McBrayer credits the company’s family ownership for driving its success. “Any decisions that need to be made, the decision-makers are here every single day,” McBrayer says. “We can discuss the issue, decide the issue and execute what we need to do.”
KenJo thrives in part because of the close business partnerships it has developed during the past four decades. The company considers itself a Pepsi property, carrying a large range of the soft drink maker’s products. But KenJo values the smaller suppliers as well, the local manufacturers who make the jelly candies and beef jerky that customers love. “They help put products in our store that the consumer wants and it’s a win-win for everybody,” McBrayer says.
The importance of those business relationships extends to the restaurants that operate in conjunction with KenJo at several convenience store locations. The company operates Fasco Foods and Harco Foods to bring Hardee’s and chicken restaurants Charley Biggs and Buddy’s Bar-B-Q to its customers. McBrayer says KenJo frequently entertains new franchise opportunities, but will look to those three restaurants first wherever it adds co-branded concepts.
KenJo’s two-foot long Super Granddaddy sub sandwiches are known as one of the best meal deals around. Organizations like high school booster clubs buy them in bulk to feed their football teams.
KenJo’s three latest acquisitions are all to the north of its Maryville, Tenn., headquarters in markets where it does not have other stores. Despite this, locals were familiar with the KenJo name and many poked their heads in during the remodelings to ask about the subs. “People where we were not located knew about the Granddaddyies and were excited we were bringing them to town,” McBrayer says.
The Super Granddaddy may be where KenJo made its name, but the company is also raising the profile of its other food offerings. Last year, the company expanded its lineup of chilidogs by introducing barbecue sauce, nacho cheese and jalapeno-covered hot dogs. More recently, KenJo launched a new food concept called Fresh Express Destination, which brings items such as sliders and 8-inch subs to its stores. The concept is a response to customer demand for fresher and more wholesome food. All of the Fresh Express Destination items are made daily.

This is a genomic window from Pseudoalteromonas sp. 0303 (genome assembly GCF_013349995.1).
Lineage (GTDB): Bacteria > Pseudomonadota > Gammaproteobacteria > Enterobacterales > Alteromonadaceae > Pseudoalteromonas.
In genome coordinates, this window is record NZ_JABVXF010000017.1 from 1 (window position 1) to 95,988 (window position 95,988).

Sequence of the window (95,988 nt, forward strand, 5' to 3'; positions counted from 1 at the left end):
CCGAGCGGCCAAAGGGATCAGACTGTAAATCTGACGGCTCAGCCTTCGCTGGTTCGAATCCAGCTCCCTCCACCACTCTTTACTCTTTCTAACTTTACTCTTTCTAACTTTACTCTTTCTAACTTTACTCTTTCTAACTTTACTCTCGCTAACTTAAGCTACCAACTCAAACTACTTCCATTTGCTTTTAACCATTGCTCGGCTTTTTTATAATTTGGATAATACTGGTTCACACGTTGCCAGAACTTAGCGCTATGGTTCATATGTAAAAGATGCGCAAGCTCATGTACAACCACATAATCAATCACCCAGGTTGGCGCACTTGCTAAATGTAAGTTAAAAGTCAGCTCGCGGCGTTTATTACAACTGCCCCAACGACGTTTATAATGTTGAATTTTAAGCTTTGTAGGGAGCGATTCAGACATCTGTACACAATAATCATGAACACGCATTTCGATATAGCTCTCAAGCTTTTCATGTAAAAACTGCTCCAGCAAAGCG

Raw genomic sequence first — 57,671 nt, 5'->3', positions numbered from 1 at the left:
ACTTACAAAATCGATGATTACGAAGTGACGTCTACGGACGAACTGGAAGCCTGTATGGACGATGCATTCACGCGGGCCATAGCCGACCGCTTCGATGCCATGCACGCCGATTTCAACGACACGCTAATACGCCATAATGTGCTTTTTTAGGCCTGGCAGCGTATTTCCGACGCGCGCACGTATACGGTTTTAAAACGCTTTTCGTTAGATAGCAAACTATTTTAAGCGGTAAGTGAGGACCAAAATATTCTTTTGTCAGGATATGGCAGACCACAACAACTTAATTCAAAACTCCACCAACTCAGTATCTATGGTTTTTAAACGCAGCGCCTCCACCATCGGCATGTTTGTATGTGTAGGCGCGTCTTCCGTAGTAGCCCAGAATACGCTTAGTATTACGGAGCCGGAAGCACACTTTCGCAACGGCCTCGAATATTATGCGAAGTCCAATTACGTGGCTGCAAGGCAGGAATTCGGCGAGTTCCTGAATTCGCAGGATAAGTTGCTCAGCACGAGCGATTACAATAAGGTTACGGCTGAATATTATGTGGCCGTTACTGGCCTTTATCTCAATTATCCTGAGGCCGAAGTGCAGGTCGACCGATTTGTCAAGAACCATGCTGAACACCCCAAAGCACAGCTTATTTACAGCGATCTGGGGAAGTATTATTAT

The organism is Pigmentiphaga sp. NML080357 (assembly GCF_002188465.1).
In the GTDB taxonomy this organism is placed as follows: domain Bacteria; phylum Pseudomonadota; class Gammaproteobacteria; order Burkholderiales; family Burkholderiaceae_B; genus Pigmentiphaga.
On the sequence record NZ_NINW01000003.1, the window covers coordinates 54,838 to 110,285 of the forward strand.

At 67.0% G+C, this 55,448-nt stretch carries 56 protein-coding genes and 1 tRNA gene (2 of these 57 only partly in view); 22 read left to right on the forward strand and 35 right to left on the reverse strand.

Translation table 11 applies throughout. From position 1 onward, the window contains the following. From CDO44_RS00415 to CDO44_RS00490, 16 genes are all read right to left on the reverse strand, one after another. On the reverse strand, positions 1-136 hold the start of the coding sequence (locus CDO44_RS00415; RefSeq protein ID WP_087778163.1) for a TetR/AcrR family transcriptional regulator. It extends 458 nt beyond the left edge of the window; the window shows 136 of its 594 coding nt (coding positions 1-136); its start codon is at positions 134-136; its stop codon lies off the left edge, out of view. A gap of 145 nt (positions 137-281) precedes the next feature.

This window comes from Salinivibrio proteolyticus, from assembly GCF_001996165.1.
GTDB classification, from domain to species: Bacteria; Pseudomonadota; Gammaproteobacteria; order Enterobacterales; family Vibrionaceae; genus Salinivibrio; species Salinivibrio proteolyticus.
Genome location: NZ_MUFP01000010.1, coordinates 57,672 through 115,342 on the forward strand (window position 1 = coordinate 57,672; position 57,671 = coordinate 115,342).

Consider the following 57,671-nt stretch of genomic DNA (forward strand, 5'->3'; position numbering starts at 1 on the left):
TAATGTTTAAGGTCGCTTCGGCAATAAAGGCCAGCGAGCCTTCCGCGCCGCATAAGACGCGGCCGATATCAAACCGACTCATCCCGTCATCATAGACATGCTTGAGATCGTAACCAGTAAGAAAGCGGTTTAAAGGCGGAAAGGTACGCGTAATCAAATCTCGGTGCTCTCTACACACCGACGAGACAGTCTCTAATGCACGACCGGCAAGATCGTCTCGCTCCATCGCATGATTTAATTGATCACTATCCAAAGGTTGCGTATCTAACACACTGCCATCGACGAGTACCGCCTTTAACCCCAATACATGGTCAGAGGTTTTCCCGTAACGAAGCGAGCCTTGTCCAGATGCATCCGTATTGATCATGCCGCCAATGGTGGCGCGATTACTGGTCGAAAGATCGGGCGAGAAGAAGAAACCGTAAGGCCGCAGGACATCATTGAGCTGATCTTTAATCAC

Fresh Express Destination is only at one KenJo location now and will soon be installed in a second location as part of a property acquisition. Eventually, the company will roll the concept out to all of its stores, but the process could take a few years to make all the necessary upgrades. “That’s where KenJo is headed just as fast as we can get there,” McBrayer says.
Even though Fresh Express Destination is focused on delivering made-the-same-day meals, McBrayer believes it will also help the convenience stores move more old standbys, such as soda pop, Hershey’s and M&Ms candy, by increasing the total customer count. “It’s really good for the whole store when we do this kind of thing,” he says.
KenJo strives to provide a clean, homey experience where customers are greeted with a smile every time. “You leave having met the expectation you came in for,” he says. It takes a team of well-trained employees and managers to match those expectations.
To better support those workers, KenJo in January finished implementing a shift from a centralized supervision structure to a decentralize approach. Before, the company had three supervisors who oversaw all of the individual locations. Now it has 10. With fewer stores under their umbrellas, supervisors are able to spend more time at individual locations teaching employees and reinforcing the company’s values and expectations.
The company lives those values not only in its daily operations, but also in how it supports its communities. For the past decade, the KenJo Foundation has raised money through golf tournaments and other events to contribute to the capital costs of local projects, such as building animal shelters, community college campuses and the Great Smoky Mountains Heritage Center in Townsend, Tenn. The company also supports local organizations by contributing coupons to discount card books, a popular form of school fundraising.
Those ties to the community have created a strong sense of loyalty among customers. When the Deepwater Horizon Oil Spill occurred in April 2010, KenJo still had many locations under the BP branding. At first, McBrayer worried the consumer backlash against BP for the spill would impact sales – a trend seen throughout most of the country. Instead, in turned out customers viewed those gas stations and convenience shops primarily as “KenJo” stores, not BP, and the company made it through that period with minimal impact.
Those customers may be the lifelines of the business, but McBrayer credits the employees who make it run. “There’s a lot of loyalty in this company,” he says, mentioning several people who have worked for KenJo more than 20 years. “You don’t find longevity like that in a company unless there’s good ownership and a good program going forward. We have that here.”